By having these ready made nets, it saves you some time off setting up new ones from scratch. That way you can quickly test out what types of architectures work well on your data!
Another option is using state of the art algorithms like residual networks or convolutional networks to name a few. These have become increasingly popular because they seem to perform nearly as well if not better than other networks while requiring less computational power to train.
Test and evaluate your network
A common beginner’s mistake is trying to train their model before it is fully tested on an external data set or its internal test sets are complete. This can be very expensive!
By testing your model early, you may end up wasting time re-training your neural net because it doesn’t work properly. Or worse, you could end up throwing away all of your hard work due to a fundamental weakness in your model!
The best way to avoid this problem is by using a technique called “transfer learning.
Use transfer learning
One of the key concepts in deep learning is using pre-trained models. A model that has been trained on similar data can be used as a starting point for creating new models.
A pre-trained model is a neural network that has been tuned to perform specific tasks, usually through training with computer vision datasets such as ImageNet or MNIST.
By transferring the knowledge from this already-effective model, you can start using it to solve different problems. For example, by applying an already good convolutional layer to your own problem domain, you can begin solving your initial problem more effectively.
There are many ways to use pretrained networks in keras. This article will go over two easy ones: sequential or batch normalization and weight initialization. Both of these strategies can help your model learn faster and better!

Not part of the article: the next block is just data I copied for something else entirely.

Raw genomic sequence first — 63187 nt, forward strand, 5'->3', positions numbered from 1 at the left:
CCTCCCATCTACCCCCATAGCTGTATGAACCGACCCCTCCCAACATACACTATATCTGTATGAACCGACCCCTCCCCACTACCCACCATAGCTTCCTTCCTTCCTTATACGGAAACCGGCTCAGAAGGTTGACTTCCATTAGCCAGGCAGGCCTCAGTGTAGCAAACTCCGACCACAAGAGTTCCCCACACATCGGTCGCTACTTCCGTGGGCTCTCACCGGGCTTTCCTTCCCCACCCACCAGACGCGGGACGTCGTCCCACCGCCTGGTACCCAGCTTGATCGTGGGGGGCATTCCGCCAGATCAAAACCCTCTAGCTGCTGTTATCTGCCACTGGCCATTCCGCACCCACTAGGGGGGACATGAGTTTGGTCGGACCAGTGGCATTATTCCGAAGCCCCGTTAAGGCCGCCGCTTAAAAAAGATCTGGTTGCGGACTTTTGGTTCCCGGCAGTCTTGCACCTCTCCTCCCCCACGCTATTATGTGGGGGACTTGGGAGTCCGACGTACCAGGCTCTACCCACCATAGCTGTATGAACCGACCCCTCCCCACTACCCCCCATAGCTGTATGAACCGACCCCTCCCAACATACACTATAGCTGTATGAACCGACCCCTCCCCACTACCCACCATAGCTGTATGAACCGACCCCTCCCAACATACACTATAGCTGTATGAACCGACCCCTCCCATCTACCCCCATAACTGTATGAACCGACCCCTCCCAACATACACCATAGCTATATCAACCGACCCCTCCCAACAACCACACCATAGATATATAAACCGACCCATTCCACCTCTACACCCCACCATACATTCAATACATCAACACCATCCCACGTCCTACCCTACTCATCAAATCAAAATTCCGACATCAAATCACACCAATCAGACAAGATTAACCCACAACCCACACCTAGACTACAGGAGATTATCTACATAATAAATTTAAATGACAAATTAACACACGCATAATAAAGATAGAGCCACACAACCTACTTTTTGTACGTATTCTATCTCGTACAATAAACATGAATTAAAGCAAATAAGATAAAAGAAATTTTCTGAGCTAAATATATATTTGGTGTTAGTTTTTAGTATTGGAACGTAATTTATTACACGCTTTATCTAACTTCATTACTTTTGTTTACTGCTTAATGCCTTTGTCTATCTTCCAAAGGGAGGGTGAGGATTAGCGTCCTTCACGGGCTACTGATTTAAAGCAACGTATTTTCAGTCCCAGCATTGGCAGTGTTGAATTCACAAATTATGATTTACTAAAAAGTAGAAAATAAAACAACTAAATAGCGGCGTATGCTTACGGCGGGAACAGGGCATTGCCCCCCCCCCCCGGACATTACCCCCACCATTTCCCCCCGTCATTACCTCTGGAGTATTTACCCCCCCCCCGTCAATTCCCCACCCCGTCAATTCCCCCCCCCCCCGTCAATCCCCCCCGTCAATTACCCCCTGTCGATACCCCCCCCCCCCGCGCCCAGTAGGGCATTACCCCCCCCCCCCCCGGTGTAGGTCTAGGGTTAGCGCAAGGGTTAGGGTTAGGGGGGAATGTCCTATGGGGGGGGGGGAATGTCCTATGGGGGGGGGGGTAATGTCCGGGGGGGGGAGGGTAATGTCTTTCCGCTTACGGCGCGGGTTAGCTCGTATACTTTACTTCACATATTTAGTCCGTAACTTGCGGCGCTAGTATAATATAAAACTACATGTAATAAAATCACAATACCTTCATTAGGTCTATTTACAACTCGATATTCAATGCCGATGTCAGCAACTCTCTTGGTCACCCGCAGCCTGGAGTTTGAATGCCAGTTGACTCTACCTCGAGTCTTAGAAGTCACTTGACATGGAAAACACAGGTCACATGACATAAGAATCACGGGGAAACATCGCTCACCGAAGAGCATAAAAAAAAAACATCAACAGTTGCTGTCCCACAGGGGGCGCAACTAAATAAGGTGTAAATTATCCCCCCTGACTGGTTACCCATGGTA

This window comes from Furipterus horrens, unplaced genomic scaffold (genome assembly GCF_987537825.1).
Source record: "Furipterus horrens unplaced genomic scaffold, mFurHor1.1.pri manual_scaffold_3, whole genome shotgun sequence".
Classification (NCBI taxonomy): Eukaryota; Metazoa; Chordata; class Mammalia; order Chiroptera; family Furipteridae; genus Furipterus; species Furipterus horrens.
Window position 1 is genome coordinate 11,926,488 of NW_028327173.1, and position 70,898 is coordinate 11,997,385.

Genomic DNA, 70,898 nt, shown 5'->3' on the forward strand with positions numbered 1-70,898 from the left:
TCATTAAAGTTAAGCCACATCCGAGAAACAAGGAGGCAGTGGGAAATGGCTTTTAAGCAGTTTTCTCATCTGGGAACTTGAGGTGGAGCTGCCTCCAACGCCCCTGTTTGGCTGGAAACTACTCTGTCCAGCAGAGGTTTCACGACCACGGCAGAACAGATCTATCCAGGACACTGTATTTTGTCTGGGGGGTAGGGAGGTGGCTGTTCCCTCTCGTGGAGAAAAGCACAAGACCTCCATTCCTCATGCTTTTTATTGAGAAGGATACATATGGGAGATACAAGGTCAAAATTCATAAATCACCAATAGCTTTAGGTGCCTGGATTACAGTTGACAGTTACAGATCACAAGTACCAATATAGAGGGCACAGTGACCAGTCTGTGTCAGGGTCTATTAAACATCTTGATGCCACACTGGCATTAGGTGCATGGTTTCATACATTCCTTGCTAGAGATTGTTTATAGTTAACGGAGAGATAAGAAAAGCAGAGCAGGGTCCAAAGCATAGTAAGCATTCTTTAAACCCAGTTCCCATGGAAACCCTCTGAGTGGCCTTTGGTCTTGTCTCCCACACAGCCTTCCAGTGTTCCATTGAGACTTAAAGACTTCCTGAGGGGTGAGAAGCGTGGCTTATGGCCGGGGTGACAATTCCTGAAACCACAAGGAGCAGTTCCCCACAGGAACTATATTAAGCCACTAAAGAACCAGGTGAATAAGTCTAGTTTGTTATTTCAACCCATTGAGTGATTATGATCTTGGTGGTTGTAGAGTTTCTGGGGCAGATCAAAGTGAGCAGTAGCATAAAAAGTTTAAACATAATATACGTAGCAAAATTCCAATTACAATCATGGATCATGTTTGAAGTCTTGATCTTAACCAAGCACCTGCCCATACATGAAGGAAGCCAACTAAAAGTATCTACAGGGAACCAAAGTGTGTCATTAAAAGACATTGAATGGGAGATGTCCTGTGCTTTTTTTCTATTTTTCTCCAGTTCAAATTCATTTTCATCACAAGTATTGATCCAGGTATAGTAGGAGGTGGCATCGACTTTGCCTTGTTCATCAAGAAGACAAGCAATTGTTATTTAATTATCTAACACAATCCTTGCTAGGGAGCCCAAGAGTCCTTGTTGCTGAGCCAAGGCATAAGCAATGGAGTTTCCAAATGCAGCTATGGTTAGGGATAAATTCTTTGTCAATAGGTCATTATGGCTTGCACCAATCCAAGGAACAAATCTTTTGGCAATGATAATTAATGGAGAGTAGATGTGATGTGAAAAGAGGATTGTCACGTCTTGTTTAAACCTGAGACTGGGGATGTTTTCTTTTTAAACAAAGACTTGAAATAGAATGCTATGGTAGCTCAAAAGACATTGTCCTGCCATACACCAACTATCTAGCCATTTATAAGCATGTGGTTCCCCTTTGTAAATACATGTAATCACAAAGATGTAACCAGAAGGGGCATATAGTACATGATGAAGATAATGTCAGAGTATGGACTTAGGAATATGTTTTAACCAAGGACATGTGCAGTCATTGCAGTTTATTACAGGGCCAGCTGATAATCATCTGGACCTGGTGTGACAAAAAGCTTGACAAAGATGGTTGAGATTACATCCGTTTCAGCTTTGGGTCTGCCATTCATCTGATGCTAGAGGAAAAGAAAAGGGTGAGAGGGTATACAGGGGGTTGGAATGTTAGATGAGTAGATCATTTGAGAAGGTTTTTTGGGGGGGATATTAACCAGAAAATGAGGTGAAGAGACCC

To see how quickly they work, check out our quick experiment here: https://www.onemoresense.com/deep-learning-with-keras/.
Sequential or batch normalization
In sequential (or time) dependent problems like natural language processing or speech recognition, we have to deal with lots of information rapidly.
For instance, when trying to identify the meaning of a word, you do not wait until the end to determine what the word means.
Combining neural networks
A very important concept when it comes to developing convolutional neural networks (ConvNets) is combining different layers together into what’s called an interconnected network.
There are many ways to combine new layers with old, but one of the most common strategies is stacking. Stacking refers to putting a newer layer above an older layer as a head. The head can be any type of layer- for example, say you wanted to design a classifier that could determine if something was either dog or cat. You would start by designing a softmax classification layer which predicts classes, then put a perceptron layer on top of that to identify whether a sample is a dog or a cat.
So instead of having only a perceptron layer, we have two! This way you get more information about your samples because you have both prediction and input layers. It is similar to how humans work: we have our skin, muscles, nerves, and bones, all working together to perceive external stimuli.
By doing this, you get better accuracy and overall performance in the model.